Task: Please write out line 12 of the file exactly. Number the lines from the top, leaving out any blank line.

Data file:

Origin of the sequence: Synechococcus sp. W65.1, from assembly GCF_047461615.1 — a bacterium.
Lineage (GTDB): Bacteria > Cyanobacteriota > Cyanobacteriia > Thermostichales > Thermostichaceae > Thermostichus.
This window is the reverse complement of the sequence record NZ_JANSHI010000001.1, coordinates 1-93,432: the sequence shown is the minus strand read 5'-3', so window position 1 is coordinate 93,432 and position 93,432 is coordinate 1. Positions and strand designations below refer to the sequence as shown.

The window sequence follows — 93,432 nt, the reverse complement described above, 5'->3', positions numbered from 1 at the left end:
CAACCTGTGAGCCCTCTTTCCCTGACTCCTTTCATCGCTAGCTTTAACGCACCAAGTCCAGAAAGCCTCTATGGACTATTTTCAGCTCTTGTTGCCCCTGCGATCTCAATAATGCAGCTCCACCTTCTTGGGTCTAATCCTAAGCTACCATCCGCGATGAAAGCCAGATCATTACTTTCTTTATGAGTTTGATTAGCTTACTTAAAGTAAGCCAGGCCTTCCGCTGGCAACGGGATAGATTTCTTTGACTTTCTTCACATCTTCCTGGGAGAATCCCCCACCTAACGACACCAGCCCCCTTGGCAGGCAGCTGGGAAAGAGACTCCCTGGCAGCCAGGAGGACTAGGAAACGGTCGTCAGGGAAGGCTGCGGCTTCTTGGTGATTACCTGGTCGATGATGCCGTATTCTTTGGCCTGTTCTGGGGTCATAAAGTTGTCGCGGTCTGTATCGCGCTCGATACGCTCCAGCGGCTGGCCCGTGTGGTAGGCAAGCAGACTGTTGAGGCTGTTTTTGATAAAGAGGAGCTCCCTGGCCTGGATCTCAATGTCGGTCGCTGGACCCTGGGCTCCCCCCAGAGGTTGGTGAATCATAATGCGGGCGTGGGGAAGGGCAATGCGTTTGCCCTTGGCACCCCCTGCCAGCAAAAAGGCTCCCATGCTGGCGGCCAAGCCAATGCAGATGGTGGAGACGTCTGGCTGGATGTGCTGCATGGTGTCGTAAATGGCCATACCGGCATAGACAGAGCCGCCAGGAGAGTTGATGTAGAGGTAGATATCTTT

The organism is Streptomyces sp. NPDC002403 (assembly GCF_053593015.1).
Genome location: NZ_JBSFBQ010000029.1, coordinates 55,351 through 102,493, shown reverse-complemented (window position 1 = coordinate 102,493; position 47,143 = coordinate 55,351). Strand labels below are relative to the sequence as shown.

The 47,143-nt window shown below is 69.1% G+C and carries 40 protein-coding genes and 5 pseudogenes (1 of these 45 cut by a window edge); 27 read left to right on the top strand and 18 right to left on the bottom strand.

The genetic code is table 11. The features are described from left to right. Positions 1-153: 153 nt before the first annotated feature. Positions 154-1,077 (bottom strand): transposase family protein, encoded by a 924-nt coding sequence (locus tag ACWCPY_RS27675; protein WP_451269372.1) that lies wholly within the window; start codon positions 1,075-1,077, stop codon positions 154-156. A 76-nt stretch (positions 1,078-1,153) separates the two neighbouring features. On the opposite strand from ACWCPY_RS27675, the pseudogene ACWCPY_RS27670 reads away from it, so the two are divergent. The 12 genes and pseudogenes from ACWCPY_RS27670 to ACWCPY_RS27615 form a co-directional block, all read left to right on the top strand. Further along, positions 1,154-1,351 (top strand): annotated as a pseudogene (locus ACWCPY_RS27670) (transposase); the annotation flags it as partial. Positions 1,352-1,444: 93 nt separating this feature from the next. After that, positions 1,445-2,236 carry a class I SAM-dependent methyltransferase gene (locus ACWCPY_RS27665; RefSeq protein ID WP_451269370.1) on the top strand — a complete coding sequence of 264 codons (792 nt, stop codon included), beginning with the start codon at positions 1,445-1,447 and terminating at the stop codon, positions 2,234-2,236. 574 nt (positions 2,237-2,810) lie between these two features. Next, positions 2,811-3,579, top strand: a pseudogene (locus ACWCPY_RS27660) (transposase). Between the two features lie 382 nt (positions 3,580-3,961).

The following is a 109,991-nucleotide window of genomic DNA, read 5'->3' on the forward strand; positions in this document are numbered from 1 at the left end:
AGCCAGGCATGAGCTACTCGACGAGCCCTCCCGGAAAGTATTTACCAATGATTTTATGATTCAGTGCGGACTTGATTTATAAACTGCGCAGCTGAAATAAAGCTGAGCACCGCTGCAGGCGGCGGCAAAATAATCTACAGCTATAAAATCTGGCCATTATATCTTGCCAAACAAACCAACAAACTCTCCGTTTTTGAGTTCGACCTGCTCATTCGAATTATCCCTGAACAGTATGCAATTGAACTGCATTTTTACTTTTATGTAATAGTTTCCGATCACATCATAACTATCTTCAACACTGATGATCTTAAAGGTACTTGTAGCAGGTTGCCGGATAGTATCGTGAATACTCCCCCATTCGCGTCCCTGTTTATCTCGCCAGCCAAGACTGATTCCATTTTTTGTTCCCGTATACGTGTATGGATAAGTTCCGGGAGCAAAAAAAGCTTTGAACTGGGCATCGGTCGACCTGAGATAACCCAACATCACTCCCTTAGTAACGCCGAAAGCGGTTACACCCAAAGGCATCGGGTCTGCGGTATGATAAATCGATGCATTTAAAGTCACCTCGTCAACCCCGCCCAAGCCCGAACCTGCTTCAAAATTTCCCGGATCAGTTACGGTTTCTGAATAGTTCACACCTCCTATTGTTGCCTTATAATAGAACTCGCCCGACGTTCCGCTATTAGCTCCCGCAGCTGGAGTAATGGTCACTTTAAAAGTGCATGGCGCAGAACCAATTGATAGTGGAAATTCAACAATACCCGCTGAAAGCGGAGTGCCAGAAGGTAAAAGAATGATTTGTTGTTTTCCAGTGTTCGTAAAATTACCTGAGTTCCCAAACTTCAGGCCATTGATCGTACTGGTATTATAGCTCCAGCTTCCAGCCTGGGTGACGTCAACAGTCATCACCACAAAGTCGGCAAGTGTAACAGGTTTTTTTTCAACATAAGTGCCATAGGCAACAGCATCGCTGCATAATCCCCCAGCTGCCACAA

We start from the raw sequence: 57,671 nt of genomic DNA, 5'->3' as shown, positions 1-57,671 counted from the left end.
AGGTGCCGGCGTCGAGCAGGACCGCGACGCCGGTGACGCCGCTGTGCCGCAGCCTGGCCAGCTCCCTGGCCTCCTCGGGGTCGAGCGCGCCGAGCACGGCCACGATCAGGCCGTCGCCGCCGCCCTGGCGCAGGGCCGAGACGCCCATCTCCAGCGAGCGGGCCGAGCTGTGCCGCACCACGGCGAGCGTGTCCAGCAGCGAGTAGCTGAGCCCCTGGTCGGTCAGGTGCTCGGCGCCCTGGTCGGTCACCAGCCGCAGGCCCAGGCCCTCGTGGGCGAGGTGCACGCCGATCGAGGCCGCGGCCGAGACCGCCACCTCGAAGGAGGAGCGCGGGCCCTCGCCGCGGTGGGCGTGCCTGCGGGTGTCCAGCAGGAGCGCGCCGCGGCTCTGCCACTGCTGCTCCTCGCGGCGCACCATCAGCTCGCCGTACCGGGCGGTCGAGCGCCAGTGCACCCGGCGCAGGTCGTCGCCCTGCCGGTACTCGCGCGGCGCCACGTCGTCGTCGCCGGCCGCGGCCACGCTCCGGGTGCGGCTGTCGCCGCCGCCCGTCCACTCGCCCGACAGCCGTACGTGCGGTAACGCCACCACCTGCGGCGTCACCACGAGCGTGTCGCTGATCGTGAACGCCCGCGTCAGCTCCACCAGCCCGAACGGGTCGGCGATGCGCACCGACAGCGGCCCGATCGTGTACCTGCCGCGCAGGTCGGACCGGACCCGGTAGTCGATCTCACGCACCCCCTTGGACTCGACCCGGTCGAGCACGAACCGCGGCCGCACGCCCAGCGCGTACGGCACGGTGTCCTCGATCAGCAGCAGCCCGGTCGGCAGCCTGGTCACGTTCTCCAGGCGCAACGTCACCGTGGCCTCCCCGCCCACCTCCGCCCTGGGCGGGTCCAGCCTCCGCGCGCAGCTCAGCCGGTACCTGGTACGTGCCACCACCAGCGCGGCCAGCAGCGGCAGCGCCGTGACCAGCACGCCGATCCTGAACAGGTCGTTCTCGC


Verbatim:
We start from the raw sequence: 57,671 nt of genomic DNA, 5'->3' as shown, positions 1-57,671 counted from the left end.